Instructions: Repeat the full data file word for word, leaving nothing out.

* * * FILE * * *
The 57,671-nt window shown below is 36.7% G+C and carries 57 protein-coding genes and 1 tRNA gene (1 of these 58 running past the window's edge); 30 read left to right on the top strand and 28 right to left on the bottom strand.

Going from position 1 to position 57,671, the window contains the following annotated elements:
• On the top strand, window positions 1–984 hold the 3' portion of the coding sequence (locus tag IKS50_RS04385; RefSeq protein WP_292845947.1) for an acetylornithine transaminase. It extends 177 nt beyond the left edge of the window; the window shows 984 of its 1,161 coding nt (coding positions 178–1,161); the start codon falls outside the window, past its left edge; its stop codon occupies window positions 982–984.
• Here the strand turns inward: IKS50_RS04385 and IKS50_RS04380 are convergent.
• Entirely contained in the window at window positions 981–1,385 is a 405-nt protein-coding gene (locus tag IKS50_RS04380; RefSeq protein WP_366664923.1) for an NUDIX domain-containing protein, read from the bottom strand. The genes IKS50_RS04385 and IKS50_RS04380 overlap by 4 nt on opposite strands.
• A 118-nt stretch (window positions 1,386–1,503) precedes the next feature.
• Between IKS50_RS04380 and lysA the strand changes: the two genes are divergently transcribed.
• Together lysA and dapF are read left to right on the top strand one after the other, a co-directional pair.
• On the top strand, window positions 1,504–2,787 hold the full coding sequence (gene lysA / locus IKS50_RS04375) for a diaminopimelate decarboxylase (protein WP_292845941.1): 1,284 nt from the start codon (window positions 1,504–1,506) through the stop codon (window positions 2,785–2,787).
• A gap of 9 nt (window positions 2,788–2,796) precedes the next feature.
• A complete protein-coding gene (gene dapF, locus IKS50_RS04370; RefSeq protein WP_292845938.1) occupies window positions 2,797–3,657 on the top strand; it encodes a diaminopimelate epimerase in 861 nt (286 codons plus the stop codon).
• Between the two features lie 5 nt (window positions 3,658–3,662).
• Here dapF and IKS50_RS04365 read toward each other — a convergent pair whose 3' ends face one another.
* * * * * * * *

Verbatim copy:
The 57,671-nt window shown below is 36.7% G+C and carries 57 protein-coding genes and 1 tRNA gene (1 of these 58 running past the window's edge); 30 read left to right on the top strand and 28 right to left on the bottom strand.

Going from position 1 to position 57,671, the window contains the following annotated elements:
• On the top strand, window positions 1–984 hold the 3' portion of the coding sequence (locus tag IKS50_RS04385; RefSeq protein WP_292845947.1) for an acetylornithine transaminase. It extends 177 nt beyond the left edge of the window; the window shows 984 of its 1,161 coding nt (coding positions 178–1,161); the start codon falls outside the window, past its left edge; its stop codon occupies window positions 982–984.
• Here the strand turns inward: IKS50_RS04385 and IKS50_RS04380 are convergent.
• Entirely contained in the window at window positions 981–1,385 is a 405-nt protein-coding gene (locus tag IKS50_RS04380; RefSeq protein WP_366664923.1) for an NUDIX domain-containing protein, read from the bottom strand. The genes IKS50_RS04385 and IKS50_RS04380 overlap by 4 nt on opposite strands.
• A 118-nt stretch (window positions 1,386–1,503) precedes the next feature.
• Between IKS50_RS04380 and lysA the strand changes: the two genes are divergently transcribed.
• Together lysA and dapF are read left to right on the top strand one after the other, a co-directional pair.
• On the top strand, window positions 1,504–2,787 hold the full coding sequence (gene lysA / locus IKS50_RS04375) for a diaminopimelate decarboxylase (protein WP_292845941.1): 1,284 nt from the start codon (window positions 1,504–1,506) through the stop codon (window positions 2,785–2,787).
• A gap of 9 nt (window positions 2,788–2,796) precedes the next feature.
• A complete protein-coding gene (gene dapF, locus IKS50_RS04370; RefSeq protein WP_292845938.1) occupies window positions 2,797–3,657 on the top strand; it encodes a diaminopimelate epimerase in 861 nt (286 codons plus the stop codon).
• Between the two features lie 5 nt (window positions 3,658–3,662).
• Here dapF and IKS50_RS04365 read toward each other — a convergent pair whose 3' ends face one another.